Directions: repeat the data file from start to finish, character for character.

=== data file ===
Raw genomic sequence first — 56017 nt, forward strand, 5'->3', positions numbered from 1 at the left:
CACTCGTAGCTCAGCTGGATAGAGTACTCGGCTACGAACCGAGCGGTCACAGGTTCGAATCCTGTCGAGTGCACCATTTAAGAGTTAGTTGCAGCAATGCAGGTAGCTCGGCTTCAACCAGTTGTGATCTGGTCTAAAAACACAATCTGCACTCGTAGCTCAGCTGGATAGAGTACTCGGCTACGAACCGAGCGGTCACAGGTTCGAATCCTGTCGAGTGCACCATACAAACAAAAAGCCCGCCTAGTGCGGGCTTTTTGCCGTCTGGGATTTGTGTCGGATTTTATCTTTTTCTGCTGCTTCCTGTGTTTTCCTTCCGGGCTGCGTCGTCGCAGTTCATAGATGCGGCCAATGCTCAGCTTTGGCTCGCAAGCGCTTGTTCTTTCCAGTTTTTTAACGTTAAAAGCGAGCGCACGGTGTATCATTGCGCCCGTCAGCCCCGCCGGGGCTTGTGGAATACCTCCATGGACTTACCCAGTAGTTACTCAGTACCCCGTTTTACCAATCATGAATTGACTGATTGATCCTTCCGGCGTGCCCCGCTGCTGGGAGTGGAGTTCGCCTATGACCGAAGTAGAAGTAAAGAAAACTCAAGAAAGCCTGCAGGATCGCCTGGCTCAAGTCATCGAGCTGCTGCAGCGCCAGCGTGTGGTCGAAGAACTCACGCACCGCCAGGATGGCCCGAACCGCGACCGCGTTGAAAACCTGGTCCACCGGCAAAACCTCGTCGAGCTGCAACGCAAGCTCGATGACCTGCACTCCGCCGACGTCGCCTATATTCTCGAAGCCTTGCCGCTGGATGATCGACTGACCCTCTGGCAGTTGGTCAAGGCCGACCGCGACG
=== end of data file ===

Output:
Raw genomic sequence first — 56017 nt, forward strand, 5'->3', positions numbered from 1 at the left:
CACTCGTAGCTCAGCTGGATAGAGTACTCGGCTACGAACCGAGCGGTCACAGGTTCGAATCCTGTCGAGTGCACCATTTAAGAGTTAGTTGCAGCAATGCAGGTAGCTCGGCTTCAACCAGTTGTGATCTGGTCTAAAAACACAATCTGCACTCGTAGCTCAGCTGGATAGAGTACTCGGCTACGAACCGAGCGGTCACAGGTTCGAATCCTGTCGAGTGCACCATACAAACAAAAAGCCCGCCTAGTGCGGGCTTTTTGCCGTCTGGGATTTGTGTCGGATTTTATCTTTTTCTGCTGCTTCCTGTGTTTTCCTTCCGGGCTGCGTCGTCGCAGTTCATAGATGCGGCCAATGCTCAGCTTTGGCTCGCAAGCGCTTGTTCTTTCCAGTTTTTTAACGTTAAAAGCGAGCGCACGGTGTATCATTGCGCCCGTCAGCCCCGCCGGGGCTTGTGGAATACCTCCATGGACTTACCCAGTAGTTACTCAGTACCCCGTTTTACCAATCATGAATTGACTGATTGATCCTTCCGGCGTGCCCCGCTGCTGGGAGTGGAGTTCGCCTATGACCGAAGTAGAAGTAAAGAAAACTCAAGAAAGCCTGCAGGATCGCCTGGCTCAAGTCATCGAGCTGCTGCAGCGCCAGCGTGTGGTCGAAGAACTCACGCACCGCCAGGATGGCCCGAACCGCGACCGCGTTGAAAACCTGGTCCACCGGCAAAACCTCGTCGAGCTGCAACGCAAGCTCGATGACCTGCACTCCGCCGACGTCGCCTATATTCTCGAAGCCTTGCCGCTGGATGATCGACTGACCCTCTGGCAGTTGGTCAAGGCCGACCGCGACG